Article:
During the rest of May and June life seemed to continue much as before; he was given a 10 week old lion cub with which he had ‘ great fun; there were trips with the Sirdar, tennis, shooting and home riding, alternating with battalion business and exercises. There were dust storms, locusts – and an outbreak of ‘cerebrospinal influenza’ among the men which seems to have been dealt with by taking swabs and using temporary isolation. In one period of 10 days, 5 men died – 1 from dysentry – 1 in an accident and 3 as a result of the heat which clearly was their main problem. It is hard for us, today, to realise the situation, then, with mail – “Your last letter was written on 26 May and got here 10 June pm“ . Marie was still much in his thoughts – ” I had a ripping photo from Marie – I find (which has never happened before) that I am as much in love as a year ago – I can only look forward to Aug 19 1916 – she will be 21 then and will let me know one way or the other.“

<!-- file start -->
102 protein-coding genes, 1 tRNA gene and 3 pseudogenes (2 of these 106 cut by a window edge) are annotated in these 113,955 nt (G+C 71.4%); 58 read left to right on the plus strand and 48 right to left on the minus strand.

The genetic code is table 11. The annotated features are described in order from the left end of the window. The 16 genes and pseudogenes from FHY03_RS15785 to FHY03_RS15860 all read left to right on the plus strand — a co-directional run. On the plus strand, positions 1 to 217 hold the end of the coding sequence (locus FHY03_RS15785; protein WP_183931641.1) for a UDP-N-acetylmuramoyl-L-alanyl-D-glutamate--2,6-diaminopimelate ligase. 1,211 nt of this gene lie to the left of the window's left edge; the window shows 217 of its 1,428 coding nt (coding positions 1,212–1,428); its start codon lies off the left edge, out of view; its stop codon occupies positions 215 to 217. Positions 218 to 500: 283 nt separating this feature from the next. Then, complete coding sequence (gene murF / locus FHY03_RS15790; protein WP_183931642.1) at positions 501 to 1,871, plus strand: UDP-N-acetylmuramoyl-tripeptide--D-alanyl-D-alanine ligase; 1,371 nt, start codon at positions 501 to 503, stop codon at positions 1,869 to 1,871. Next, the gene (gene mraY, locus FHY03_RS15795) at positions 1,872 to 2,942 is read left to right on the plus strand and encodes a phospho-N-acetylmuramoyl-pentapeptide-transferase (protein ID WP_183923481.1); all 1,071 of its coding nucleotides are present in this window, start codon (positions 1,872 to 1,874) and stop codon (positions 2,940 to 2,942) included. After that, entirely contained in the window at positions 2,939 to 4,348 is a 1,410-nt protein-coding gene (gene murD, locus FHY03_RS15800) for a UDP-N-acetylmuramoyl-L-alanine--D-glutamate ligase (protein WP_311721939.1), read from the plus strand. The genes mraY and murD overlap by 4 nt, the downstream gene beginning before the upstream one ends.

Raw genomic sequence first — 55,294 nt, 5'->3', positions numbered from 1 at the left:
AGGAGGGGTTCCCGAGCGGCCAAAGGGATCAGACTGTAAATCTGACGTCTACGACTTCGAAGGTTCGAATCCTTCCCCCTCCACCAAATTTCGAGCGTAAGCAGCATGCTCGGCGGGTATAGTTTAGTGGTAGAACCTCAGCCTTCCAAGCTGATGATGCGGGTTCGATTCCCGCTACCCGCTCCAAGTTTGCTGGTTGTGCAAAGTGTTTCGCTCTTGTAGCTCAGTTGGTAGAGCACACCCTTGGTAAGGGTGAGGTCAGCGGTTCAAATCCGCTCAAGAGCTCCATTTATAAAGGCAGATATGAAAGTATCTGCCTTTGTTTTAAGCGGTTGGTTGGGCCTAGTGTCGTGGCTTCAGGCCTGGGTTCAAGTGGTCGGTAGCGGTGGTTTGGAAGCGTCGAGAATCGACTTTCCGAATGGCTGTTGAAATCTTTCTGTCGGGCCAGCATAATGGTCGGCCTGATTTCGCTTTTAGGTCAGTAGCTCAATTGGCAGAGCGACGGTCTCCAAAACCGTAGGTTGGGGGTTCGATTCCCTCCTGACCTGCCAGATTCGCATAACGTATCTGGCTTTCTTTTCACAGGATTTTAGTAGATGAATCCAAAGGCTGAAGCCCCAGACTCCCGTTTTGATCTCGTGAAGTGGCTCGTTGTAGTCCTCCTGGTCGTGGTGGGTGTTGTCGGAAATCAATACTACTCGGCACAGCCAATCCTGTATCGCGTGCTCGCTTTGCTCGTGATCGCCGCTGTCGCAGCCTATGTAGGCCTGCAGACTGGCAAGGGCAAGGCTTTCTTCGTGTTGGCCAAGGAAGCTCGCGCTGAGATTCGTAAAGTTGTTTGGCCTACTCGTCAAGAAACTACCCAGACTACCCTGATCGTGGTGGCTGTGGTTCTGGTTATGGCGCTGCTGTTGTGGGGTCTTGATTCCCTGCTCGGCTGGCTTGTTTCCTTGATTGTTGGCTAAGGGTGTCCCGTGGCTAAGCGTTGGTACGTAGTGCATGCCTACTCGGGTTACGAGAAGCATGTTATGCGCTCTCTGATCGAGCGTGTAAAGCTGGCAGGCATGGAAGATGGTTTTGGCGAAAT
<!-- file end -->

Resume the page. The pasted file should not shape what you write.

On 26 July he sent an angry letter – he had received orders to send 1/2 his battalion to France while the rest stayed in the Sudan.
“The Sirdar has sympathised with my natural desire to keep together a battalion for which I have been totally responsible – but it’s no use – I was wild at first but one has to obey aid make the best of it.”
Perhaps the Sirdar had some influence because a week later “had another wire from the War Office cancelling all draft arrangements – we are pleased immensely that we are to stay together – and hope it means a move tor the whole battalion shortly in which case you will have a cable”.